FAQs on Comprehensive Mobility Plan

What is a CMP?

A CMP presents a long-term vision of desirable mobility patterns (people and goods) for a city and provides strategy and policy measures to achieve this vision. It should follow the NUTP, which emphasizes the importance of pedestrian facilities, non-motorized transport measures, and public transport systems, including buses and sustainable mass rapid transit systems.

Who should use this toolkit?

Targeted users of this CMP toolkit include policy makers, city authorities and consultants. The toolkit provides: (i) guidance in setting CMP visions/objectives for policy makers; (ii) the structure and process of CMP development for city authorities, and (iii) detailed tasks to be performed by consultants.

Why is it called a Comprehensive Mobility Plan (CMP)?

Existing CTTS documents typically focus on mobility needs of car users, while CMPs are to address the mobility needs of all people and the infrastructure requirement for all modes, as well as to integrate both the land use (i.e., the spatial distribution of activities) and transport systems. The “comprehensive” in CMP conveys this all-encompassing scope. Existing CTTS documents allocate the majority of resources to “solving” vehicle congestion, while CMPs will focus on providing “mobility” for all people, the most important issue to be addressed for effective and sustainable urban development.

Who should be responsible for the preparation of CMP?

City authorities should be responsible for the preparation CMPs. During the process of the CMP preparation, it is recommended to establish an advisory committee consisting of key stakeholders and to organize seminars and workshops to obtain feedback from a wider audience.

Is a CMP different from a CTTS?

Yes, a CMP differs from a CTTS. While the focus of a CTTS is on the mobility of vehicles, a CMP concentrates on the mobility of all people. CMPs address a wider range of land use/transport issues and investigate a wider spectrum of policy options to bring the city towards desired mobility patterns.

Do we need a CMP when a CTTS has already been prepared and approved?

Yes. Cities with an approved CTTS should also prepare a CMP in order to reexamine the effectiveness and sustainability of policy measures. However, if the existing CTTS follows closely the tasks required for a CMP, the Ministry may ask only for an improved CTTS and may not require the city to prepare a wholly new CMP.

What should a city do when the preparation of a CTTS has already started?

If the city has made significant progress, it should continue preparing the CTTS and later prepare a CMP reflecting the findings of the CTTS. If CTTS preparation is still at an early stage, the city may modify the terms of reference and commence preparation of a CMP instead.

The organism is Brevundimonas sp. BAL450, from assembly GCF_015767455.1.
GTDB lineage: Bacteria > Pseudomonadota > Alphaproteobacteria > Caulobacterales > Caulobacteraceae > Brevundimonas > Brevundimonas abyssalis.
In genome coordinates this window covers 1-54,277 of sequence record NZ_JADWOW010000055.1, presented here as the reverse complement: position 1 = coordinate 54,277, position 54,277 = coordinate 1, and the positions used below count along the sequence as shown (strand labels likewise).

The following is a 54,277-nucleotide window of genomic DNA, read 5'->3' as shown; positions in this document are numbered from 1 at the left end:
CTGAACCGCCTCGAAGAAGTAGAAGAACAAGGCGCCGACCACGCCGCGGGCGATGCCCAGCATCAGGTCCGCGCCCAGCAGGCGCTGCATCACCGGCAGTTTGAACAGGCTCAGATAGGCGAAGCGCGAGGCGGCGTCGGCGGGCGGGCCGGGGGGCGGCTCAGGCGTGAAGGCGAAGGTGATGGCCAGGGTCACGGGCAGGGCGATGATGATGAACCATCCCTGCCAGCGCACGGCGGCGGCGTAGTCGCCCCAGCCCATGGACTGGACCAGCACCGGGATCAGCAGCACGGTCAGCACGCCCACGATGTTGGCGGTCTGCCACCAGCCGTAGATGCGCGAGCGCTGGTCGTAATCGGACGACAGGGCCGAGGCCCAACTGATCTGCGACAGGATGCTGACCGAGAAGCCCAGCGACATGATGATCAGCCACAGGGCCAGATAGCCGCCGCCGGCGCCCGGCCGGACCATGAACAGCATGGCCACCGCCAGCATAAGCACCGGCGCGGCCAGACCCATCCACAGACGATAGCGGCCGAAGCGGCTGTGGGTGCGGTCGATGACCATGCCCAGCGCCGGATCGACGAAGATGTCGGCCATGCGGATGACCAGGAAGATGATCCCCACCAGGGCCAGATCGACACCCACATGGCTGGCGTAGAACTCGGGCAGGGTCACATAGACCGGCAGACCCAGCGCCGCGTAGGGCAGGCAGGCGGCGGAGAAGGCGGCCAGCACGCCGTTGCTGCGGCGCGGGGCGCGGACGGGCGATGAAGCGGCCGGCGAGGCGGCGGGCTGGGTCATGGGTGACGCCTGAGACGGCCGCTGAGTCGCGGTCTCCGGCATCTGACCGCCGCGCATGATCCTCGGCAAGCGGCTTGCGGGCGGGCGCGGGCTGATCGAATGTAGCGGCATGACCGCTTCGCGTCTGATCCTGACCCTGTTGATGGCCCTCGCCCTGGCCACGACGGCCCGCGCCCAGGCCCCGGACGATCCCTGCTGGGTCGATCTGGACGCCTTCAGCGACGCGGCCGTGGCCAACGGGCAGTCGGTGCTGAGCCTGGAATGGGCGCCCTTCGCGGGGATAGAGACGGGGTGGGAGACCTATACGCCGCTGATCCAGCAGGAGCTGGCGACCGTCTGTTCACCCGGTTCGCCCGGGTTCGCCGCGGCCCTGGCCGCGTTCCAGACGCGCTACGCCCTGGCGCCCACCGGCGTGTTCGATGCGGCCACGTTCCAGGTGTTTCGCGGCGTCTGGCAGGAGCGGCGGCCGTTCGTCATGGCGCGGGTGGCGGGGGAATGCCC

Who should be involved in the preparation of a CMP?

Preparation of a CMP should involve not only the engineering division, which is responsible for building roads, but also the municipal/state passenger transport authority, as well as the city development authority. In addition, other relevant agencies and stakeholders should be consulted throughout the planning process.

Why do CMPs need to be prepared BEFORE feasibility studies of specific projects?

The Ministry of Urban Development has been receiving a number of DPRs for specific projects from many cities that fail to examine the wide range of policy options available. The projects often represent preconceived “solutions” and the documents try only to justify such “solutions”. The Ministry considers that the submission of a CMP is a prerequisite for the submission of DPRs, because any projects or policy measures recommended should effectively contribute to the attainment of “comprehensive mobility” visions that are effective and sustainable from the long-term perspective of future city development.

How much detail is required in recommended policy measures included in a CMP?

Although a CMP serves as a visionary document, it should provide a clear and logical methodology. As such, any project recommended in a CMP should be broadly defined in its characteristics, such as basic concepts, form, area covered, components, preliminary estimation of costs, financing options, implementation organization and social/environmental implications. A further level of detail required for feasibility assessment and detailed design should be performed after the CMP is approved.

Is the application of demand modelling always necessary to prepare a CMP?

It is recommended that the strategy for land use and transport development be based on a scientific approach. For cities where demand models have already been developed, for example within the existing CTTS, the models should be utilized to in preparing the CMP. For cities with limited time and resources, a simplified approach to transport demand modeling may be applied. A simplified modeling technique adopts techniques, such as a reduced sampling rate for the OD survey, use of larger traffic zones, use of strategic transport network, which help resource and time required for transport demand modeling.

What are the planning horizons of a CMP?

The typical CMP planning horizon will be 20 years, but CMPs should also cover actions to be taken within 5 and 10 years.

Do CMPs need to be updated regularly?

Yes. Since cities are constantly changing, it is recommended that every city update its CMP at least once every five years.

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